Classrooms were randomized to receive an 8-week move and learn program or complete their usual curriculum. In intervention classes, opportunities for PA were integrated into all aspects of the preschool curriculum, including math, science, language arts, and nutrition education. Changes in PA were measured objectively using accelerometry and direct observation.

Results:

At the completion of the 8-week intervention, children completing the move and learn curriculum exhibited significantly higher levels of classroom moderate-to-vigorous physical activity (MVPA) than children completing their usual curriculum. Significant differences were also noted for classroom VPA over the final 2 weeks.

Conclusion:

The results suggest that integrating movement experiences into an existing early childhood curriculum is feasible and a potentially effective strategy for promoting PA in preschool children.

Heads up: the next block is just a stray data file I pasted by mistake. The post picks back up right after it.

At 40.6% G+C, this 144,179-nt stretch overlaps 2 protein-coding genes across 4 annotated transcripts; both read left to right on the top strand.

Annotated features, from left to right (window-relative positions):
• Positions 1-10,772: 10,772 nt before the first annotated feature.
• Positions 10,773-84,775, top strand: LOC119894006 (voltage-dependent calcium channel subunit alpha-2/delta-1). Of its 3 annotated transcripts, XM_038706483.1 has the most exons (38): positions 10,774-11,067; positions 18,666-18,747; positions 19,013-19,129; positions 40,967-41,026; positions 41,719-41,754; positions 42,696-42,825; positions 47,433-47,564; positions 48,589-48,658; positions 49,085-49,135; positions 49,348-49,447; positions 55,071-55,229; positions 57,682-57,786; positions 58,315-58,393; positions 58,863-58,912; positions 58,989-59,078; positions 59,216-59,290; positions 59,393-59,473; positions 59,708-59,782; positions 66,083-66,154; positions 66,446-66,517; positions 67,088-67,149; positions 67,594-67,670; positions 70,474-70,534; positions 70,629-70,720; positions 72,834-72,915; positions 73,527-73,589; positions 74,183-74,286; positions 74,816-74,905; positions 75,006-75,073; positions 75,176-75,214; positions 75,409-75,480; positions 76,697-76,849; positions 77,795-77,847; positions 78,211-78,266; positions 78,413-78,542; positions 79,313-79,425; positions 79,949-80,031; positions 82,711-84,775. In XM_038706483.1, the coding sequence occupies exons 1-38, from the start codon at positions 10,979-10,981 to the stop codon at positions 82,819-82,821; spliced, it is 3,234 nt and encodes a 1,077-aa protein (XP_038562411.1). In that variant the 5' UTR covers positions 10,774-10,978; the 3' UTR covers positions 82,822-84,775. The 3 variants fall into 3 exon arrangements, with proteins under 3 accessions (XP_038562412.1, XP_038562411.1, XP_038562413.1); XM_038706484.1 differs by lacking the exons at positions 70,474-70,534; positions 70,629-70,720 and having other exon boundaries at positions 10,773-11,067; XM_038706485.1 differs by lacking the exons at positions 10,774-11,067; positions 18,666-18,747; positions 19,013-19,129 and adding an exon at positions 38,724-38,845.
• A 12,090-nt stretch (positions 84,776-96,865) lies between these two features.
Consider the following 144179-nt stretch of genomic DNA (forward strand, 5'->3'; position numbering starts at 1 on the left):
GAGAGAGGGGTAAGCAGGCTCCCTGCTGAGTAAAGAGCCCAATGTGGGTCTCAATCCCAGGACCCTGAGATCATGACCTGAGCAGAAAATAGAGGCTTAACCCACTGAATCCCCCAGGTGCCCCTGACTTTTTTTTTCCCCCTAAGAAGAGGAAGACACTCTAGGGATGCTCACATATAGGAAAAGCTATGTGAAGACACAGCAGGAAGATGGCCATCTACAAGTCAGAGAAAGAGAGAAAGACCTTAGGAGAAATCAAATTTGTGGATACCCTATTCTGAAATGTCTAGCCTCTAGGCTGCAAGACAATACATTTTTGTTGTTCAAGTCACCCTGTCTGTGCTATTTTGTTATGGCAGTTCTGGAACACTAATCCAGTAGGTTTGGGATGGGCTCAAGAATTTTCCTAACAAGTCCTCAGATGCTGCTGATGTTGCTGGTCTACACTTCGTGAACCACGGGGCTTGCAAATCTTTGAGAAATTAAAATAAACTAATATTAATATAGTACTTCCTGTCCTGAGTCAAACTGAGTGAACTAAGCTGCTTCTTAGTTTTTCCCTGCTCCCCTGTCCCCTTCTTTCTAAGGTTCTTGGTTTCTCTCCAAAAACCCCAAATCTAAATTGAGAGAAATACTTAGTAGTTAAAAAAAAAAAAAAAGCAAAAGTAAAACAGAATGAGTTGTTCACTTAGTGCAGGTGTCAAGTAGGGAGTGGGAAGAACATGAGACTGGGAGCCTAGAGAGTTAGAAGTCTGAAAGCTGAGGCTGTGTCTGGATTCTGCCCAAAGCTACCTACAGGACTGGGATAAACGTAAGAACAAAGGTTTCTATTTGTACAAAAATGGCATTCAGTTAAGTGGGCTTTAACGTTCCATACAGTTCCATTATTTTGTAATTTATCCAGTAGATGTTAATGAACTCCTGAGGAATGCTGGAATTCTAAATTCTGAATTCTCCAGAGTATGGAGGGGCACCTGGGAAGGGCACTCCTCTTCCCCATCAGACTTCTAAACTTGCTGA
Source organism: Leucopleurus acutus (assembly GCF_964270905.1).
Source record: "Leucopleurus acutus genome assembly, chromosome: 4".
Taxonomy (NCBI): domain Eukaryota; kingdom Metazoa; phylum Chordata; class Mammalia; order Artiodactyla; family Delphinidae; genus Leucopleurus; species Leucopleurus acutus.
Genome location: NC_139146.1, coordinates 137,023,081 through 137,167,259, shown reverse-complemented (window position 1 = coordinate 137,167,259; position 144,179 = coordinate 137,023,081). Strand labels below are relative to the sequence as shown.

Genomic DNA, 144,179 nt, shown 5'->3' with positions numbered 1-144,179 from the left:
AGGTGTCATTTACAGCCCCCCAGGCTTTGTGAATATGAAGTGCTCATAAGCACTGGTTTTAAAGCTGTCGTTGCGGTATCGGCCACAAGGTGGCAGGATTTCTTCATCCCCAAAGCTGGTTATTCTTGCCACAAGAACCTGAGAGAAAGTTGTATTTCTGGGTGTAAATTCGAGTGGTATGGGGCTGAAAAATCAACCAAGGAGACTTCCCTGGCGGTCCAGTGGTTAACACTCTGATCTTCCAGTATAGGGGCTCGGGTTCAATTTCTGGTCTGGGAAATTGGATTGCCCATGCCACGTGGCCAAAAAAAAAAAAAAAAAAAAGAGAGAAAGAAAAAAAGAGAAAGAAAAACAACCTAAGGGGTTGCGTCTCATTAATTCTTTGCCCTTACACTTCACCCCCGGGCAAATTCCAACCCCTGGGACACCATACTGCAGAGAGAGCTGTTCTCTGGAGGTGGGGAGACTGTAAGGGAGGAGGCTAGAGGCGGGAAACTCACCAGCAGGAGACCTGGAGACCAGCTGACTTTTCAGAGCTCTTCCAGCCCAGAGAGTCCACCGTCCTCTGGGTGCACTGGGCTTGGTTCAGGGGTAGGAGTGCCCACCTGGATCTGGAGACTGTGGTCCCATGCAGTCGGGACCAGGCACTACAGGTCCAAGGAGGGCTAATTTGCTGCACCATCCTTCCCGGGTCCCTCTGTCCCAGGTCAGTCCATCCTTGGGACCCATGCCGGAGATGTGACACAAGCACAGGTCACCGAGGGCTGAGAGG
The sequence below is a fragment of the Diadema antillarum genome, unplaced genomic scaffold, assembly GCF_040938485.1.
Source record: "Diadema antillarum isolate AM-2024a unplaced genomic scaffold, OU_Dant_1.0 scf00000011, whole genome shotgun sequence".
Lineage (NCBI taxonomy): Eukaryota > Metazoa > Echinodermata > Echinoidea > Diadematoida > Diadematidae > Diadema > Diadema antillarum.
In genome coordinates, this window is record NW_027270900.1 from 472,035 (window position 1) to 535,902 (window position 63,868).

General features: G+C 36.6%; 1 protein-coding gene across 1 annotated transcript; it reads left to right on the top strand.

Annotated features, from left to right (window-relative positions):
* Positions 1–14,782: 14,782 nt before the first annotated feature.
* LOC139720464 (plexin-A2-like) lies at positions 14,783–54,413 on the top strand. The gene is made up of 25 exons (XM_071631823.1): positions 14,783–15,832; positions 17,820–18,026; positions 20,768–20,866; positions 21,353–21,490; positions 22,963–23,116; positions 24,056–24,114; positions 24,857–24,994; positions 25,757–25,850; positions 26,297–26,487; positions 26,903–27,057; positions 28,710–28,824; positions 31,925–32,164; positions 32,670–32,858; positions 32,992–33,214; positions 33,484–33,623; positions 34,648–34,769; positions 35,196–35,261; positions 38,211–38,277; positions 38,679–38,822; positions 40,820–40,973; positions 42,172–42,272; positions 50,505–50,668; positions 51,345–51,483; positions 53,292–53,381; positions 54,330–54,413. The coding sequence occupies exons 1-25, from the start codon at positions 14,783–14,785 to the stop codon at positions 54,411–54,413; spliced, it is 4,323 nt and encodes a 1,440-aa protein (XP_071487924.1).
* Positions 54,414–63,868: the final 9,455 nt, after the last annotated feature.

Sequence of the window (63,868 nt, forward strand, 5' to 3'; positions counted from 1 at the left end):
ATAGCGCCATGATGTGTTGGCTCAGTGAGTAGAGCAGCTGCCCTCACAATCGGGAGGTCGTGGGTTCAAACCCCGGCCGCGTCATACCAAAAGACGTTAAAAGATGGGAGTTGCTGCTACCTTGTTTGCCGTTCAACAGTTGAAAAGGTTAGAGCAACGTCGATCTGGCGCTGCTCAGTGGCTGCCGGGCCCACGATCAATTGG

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Peter A. Hastie and Stewart G. Trost

The purpose of this study was to determine the extent to which sport education can provide students with sufficient opportunities for developing moderate-to-vigorous physical activity (MVPA). Nineteen seventh-grade boys (average age = 12.9 yrs.) participated in a 22-lesson season of floor hockey. For all students (both higher and lower skilled), students averaged a total of 31.6 min of MVPA during the season, or 63.2% of lesson time. Further, there was no significant difference according to skill level {33.4 min (Higher) vs. 30.4 min (Lower), nor were there any significant differences in MVPA levels across the phases of the season.

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Samantha M. McDonald and Stewart G. Trost

Purpose:

This study evaluated the effects of a goal setting intervention on aerobic fitness (AF) in 6th to 8th grade students.

Method: